Friday, February 1, 2013

Alter Aeon Wiki

People have been harassing me for literally years to set up an AA wiki, but I always managed to avoid doing it for various reasons. I suspect the real reason I had been avoiding it was fear of the unknown, of not knowing if I could even figure it out (I have PTSD from the 1995 linux "recompile your compiler" era.) There's also the fear of it being a huge time sink, and many other such things.

To see the end result of a lot of hard work, the wiki URL is:

These fears were not unfounded, and had it not been for Uicli, I probably would never have done it. He set up an initial wiki on one of his servers, which would have made it the third or fourth player wiki over the years. All the other player-run wikis failed or vanished as the players moved on, so rather than have yet another player waste their time, I decided to set up an official AA wiki. Uicli guided me through most of the process, which was just the right amount of handholding.

Properly setting up a wiki is not simple:
  • Set up and install the web server and accounts
  • Grab the wiki package
  • Set up the database and PHP so they work properly with the web server
  • Initially configure and get the wiki itself working
  • Get database and server backups working
  • Set up game server SSH cron scripts to export valid account ids to wiki server
  • Use PHP to parse valid account info for registration
  • Get server email working and relayed through the external mail host
  • Use PHP to create a derived theme
  • Use CSS to make the theme not suck
Installing the basic web server and accounts took a while because I intend to use the wiki server as the insecure PHP/scripting server and keep it isolated from the actual important game server info. I wanted to make sure that the accounts were set up in a way that would be easily maintainable and expandable, which requires more thought than it would first appear.

Setting up the databases required me to read documentation again, and relearn things I had distantly touched on in the past. I only ever have to dig into them every year or two, so I'm never fresh on commands or how to do anything. Each time requires a little less startup time though.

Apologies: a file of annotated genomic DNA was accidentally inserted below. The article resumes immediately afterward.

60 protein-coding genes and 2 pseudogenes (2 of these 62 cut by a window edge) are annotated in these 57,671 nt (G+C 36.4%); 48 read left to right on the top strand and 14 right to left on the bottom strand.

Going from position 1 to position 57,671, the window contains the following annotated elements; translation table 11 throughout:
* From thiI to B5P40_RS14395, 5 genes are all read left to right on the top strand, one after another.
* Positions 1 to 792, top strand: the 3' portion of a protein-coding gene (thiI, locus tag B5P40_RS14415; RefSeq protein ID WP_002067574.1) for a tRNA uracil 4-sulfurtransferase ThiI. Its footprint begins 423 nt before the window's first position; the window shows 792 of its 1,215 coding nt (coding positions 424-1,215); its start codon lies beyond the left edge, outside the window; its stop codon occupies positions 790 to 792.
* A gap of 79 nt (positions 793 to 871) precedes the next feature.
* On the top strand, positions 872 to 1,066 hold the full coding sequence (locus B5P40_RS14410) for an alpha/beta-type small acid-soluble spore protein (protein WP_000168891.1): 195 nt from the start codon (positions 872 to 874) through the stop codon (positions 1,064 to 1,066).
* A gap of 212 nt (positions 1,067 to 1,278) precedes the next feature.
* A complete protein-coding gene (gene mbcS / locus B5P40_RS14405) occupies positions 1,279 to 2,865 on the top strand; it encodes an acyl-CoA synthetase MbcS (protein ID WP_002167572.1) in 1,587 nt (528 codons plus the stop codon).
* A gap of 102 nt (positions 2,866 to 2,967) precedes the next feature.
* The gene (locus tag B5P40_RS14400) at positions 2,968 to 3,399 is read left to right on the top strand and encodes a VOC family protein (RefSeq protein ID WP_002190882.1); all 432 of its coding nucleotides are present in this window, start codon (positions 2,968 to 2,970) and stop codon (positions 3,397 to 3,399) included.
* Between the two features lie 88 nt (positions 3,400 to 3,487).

Getting a custom theme in place was actually beyond my limited PHP abilities, but Uicli helpfully provided me a basic template to work with. Even he had to beat on it a handful of times to get it working properly.

The really surprising thing for me was how long it took to adjust the theme CSS. The initial/obvious stuff didn't take too long, and I've become fairly proficient in hunting down CSS entries using Firebug. Unfortunately, it's the little, unobvious things that really eat into your time budget: there's isolated, single use undocumented CSS entries all over the place, and I only figured out as many of them as I did by making all their colors bright green so they would stand out when they were finally displayed. There's still 20+ entries in the CSS I could not track down.

To top it all off, the wiki stores an additional CSS style sheet layer internally for use by templates, one which overrides ALL EXTERNAL CSS. Uicli and a couple other guys set this up, and I've been trying to slowly push the colors out to the external CSS while keeping the formatting and box styles in the internal CSS. Because the custom theme uses an inverted color scheme, it's a complete pain in the ass: if you do it wrong, either the default themes will be broken, or the custom theme, or both.

The email relaying I had done only a couple months ago when implementing the main game server email account verify code, so it didn't take too long. I have had very bad experiences with email in the distant past, and setting up mail servers still creeps me out.

Finally, I had to dig into the Wiki's PHP and add account restriction code to limit accounts based on game login id and email address. The game server exports a low-security file containing this information, and I've been using it on the AA forum to limit spam accounts. It's shockingly effective - simply limiting new accounts to being existing character names has dropped the number of spam accounts from 5 per day to less than 5 per year. I don't know how much more effective requiring the email address will be, but I'd be surprised to ever see a spam account on the wiki that doesn't come from an existing player (which I can siteban.)

That's a lot of different skillsets that have to come together in one place. While I could probably have muddled through it in the past, I'm glad I had at least introductions to all these things since then. If I had to set up another wiki, I could probably do it a lot more quickly now, and perhaps with this additional background, a few other modern web technologies will seem a bit less scary.

Don't expect me to jump on the Web 2.0 bandwagon just yet though.

No comments: